Anybody know anymore about this? Maybe that's why the cop said he was doing me a favor by only writing me for 13 over, not 15.
    #23
  4. Thraan

    Thraan Long timer

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    In Ontario you have 15 days to pay or file a notice to appear in court. That goes for parking and traffic tickets. If there are points involved, they stay on your record for three years from the date of the offense and on your license for two years, but only appear on your record/license when you are convicted. If you pay, you are accepting that you're guilty and the points are placed on your license.

    If you choose the trial option, you might wait for 12 months or more before you get a court date, and when the time comes if the cop doesn't show in court you walk. If you happen to be convicted in court, you pay the fine and the points get tagged onto your license then.

    I always choose the trial. I have four tickets filed at the moment, the oldest is more than a year ago and still no trial date. The most recent was filed today (96 in a 60). Just minimising the time that the points are on my license is worth it to me... :deal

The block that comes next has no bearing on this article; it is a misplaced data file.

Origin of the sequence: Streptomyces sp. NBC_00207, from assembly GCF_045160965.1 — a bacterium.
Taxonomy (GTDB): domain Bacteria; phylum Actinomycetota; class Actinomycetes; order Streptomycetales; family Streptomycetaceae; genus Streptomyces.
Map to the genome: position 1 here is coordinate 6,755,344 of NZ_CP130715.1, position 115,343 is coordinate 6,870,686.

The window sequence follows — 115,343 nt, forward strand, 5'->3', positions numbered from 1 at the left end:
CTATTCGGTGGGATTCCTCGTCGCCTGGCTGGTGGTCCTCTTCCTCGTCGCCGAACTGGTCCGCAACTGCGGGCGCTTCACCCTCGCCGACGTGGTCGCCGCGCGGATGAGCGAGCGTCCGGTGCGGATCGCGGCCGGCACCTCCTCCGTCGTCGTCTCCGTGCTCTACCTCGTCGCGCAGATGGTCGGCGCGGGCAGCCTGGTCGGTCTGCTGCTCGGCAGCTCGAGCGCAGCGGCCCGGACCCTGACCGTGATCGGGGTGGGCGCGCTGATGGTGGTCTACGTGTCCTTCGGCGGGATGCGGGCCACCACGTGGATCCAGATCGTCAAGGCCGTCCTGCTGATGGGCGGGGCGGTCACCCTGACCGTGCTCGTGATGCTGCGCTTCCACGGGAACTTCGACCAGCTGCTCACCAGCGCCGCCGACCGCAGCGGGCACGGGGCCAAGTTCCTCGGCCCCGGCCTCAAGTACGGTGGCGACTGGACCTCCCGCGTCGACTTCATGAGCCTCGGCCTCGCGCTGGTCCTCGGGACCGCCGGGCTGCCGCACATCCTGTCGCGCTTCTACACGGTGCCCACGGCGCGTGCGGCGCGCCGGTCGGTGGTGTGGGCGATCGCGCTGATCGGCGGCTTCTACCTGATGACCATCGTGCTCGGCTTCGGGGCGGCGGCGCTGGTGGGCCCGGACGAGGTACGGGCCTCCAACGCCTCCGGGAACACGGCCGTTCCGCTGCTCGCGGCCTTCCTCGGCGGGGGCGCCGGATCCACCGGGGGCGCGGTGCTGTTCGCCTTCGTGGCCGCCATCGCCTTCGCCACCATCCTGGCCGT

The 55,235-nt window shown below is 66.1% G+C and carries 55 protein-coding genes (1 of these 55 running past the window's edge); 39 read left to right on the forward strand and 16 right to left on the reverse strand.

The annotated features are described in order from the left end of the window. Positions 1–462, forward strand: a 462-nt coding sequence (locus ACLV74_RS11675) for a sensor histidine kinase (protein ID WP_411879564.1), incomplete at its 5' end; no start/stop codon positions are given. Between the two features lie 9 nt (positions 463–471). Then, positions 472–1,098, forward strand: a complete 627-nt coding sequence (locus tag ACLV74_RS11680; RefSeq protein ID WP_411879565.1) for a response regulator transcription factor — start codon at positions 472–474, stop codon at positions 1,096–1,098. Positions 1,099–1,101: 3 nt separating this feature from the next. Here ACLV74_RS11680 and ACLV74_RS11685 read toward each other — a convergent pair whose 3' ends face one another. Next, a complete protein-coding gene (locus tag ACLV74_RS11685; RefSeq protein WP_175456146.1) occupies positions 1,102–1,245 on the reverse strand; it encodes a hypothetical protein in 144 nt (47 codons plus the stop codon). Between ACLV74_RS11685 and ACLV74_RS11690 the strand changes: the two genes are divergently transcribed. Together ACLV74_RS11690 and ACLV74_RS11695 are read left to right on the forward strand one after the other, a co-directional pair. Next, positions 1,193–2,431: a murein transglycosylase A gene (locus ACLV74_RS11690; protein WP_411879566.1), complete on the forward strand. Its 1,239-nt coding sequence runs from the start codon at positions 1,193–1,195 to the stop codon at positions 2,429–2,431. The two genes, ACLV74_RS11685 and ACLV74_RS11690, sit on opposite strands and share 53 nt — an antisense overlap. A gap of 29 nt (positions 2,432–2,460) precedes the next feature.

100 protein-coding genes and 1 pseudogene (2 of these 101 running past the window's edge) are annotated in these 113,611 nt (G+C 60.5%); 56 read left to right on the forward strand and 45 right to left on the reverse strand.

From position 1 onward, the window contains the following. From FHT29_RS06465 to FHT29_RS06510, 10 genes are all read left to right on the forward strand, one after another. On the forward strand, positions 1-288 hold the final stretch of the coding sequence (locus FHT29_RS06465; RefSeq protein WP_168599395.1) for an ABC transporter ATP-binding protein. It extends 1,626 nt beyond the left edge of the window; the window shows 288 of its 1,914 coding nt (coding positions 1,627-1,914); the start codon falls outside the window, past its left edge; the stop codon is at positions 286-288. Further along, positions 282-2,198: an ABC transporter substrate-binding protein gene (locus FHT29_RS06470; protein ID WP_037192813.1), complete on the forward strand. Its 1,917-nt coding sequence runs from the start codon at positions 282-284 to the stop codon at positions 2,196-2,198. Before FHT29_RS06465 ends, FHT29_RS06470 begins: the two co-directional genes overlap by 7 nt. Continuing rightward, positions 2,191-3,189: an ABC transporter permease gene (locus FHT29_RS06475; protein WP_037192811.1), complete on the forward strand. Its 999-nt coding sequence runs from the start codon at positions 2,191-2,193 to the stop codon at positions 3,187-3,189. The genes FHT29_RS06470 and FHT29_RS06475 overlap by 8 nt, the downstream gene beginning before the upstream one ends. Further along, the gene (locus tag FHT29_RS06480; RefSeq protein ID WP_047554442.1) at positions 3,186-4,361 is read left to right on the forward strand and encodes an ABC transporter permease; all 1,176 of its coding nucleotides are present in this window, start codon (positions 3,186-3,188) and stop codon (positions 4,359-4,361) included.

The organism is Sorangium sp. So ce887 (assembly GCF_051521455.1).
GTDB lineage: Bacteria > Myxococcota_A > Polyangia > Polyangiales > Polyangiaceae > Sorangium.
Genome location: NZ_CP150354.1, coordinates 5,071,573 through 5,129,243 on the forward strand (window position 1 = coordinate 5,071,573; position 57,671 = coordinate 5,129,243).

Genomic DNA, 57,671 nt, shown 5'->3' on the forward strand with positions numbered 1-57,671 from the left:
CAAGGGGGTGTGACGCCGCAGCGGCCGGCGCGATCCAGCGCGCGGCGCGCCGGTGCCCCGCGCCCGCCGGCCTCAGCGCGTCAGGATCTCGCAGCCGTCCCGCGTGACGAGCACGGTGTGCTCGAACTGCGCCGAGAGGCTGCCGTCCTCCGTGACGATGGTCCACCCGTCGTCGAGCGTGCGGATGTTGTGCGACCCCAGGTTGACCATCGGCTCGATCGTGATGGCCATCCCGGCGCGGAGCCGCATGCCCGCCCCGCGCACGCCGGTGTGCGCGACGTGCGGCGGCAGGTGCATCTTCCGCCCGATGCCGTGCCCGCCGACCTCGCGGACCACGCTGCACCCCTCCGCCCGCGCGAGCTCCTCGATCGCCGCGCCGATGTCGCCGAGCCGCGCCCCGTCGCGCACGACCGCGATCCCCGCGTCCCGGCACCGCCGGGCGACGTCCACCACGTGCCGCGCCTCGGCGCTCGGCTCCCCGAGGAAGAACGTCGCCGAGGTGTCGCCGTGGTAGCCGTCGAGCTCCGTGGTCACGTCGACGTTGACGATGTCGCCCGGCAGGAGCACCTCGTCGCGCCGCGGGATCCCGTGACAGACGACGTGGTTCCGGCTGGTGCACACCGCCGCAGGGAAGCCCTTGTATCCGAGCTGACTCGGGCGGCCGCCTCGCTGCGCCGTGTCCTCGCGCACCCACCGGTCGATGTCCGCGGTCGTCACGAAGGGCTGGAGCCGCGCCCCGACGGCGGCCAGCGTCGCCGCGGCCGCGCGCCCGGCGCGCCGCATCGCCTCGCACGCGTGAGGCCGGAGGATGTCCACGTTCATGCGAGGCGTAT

Any tickets I get in the US I pay immediately. I know one guy who had his family vacation to Florida ruined because of a ticket from years before that he'd forgotten about. He was stopped, handcuffed and hauled off to jail while his wife and kids cried in the minivan. :2cry
    #24
  5. CGH

    CGH Polluting the ether

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    Think they've forgotten about that 85 in a 55 I got in San Diego in '91 yet? :patch :uhoh
    #25
  6. Viking

    Viking Ækt trønder!!

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    I ahd an accident in Virginia a few years back (2001) taken to court for failing to be in control of a vehicle at all times.

    Had a court date, wrote them a letter apologizing for not being there and paid the fine that the judge gave me.
    It never showed up on my driving record in Ontario but it affected my MC insurance since the bike was totalled and put through insurance.:1drink
    #26
  7. Raphy

    Raphy Adventurer, eh?

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    THis might help you with the tickets that are approaching the 1 year mark...